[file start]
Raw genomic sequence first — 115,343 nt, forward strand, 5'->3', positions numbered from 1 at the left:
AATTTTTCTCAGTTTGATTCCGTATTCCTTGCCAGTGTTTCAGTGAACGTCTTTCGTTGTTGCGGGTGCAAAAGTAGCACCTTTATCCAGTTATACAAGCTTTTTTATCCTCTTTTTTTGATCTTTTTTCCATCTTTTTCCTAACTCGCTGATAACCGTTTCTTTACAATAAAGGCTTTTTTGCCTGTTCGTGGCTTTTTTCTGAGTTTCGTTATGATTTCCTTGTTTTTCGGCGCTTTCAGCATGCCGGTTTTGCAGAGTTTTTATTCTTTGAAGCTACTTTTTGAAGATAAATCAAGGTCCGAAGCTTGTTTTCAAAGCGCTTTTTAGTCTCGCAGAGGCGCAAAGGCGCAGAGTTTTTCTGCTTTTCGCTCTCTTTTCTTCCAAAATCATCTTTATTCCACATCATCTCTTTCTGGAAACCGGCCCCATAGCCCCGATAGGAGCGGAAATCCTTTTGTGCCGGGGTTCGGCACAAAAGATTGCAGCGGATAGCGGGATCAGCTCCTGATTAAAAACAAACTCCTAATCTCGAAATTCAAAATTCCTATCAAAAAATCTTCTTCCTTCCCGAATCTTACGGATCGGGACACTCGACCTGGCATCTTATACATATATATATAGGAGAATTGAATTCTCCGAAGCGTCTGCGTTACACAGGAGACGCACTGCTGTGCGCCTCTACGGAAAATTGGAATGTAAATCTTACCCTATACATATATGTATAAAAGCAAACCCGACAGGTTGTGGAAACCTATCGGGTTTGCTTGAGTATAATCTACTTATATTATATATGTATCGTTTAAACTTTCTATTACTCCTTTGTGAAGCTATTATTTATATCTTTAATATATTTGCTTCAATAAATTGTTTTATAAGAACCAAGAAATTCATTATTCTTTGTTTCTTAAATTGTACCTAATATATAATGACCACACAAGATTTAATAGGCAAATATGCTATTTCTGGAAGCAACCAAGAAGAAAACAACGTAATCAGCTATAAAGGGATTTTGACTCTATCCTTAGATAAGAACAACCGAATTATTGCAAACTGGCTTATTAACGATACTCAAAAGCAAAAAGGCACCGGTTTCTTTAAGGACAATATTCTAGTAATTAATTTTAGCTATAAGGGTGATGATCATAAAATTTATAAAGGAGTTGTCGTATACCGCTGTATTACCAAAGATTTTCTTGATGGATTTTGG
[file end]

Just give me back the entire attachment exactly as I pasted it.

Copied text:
Raw genomic sequence first — 115,343 nt, forward strand, 5'->3', positions numbered from 1 at the left:
AATTTTTCTCAGTTTGATTCCGTATTCCTTGCCAGTGTTTCAGTGAACGTCTTTCGTTGTTGCGGGTGCAAAAGTAGCACCTTTATCCAGTTATACAAGCTTTTTTATCCTCTTTTTTTGATCTTTTTTCCATCTTTTTCCTAACTCGCTGATAACCGTTTCTTTACAATAAAGGCTTTTTTGCCTGTTCGTGGCTTTTTTCTGAGTTTCGTTATGATTTCCTTGTTTTTCGGCGCTTTCAGCATGCCGGTTTTGCAGAGTTTTTATTCTTTGAAGCTACTTTTTGAAGATAAATCAAGGTCCGAAGCTTGTTTTCAAAGCGCTTTTTAGTCTCGCAGAGGCGCAAAGGCGCAGAGTTTTTCTGCTTTTCGCTCTCTTTTCTTCCAAAATCATCTTTATTCCACATCATCTCTTTCTGGAAACCGGCCCCATAGCCCCGATAGGAGCGGAAATCCTTTTGTGCCGGGGTTCGGCACAAAAGATTGCAGCGGATAGCGGGATCAGCTCCTGATTAAAAACAAACTCCTAATCTCGAAATTCAAAATTCCTATCAAAAAATCTTCTTCCTTCCCGAATCTTACGGATCGGGACACTCGACCTGGCATCTTATACATATATATATAGGAGAATTGAATTCTCCGAAGCGTCTGCGTTACACAGGAGACGCACTGCTGTGCGCCTCTACGGAAAATTGGAATGTAAATCTTACCCTATACATATATGTATAAAAGCAAACCCGACAGGTTGTGGAAACCTATCGGGTTTGCTTGAGTATAATCTACTTATATTATATATGTATCGTTTAAACTTTCTATTACTCCTTTGTGAAGCTATTATTTATATCTTTAATATATTTGCTTCAATAAATTGTTTTATAAGAACCAAGAAATTCATTATTCTTTGTTTCTTAAATTGTACCTAATATATAATGACCACACAAGATTTAATAGGCAAATATGCTATTTCTGGAAGCAACCAAGAAGAAAACAACGTAATCAGCTATAAAGGGATTTTGACTCTATCCTTAGATAAGAACAACCGAATTATTGCAAACTGGCTTATTAACGATACTCAAAAGCAAAAAGGCACCGGTTTCTTTAAGGACAATATTCTAGTAATTAATTTTAGCTATAAGGGTGATGATCATAAAATTTATAAAGGAGTTGTCGTATACCGCTGTATTACCAAAGATTTTCTTGATGGATTTTGG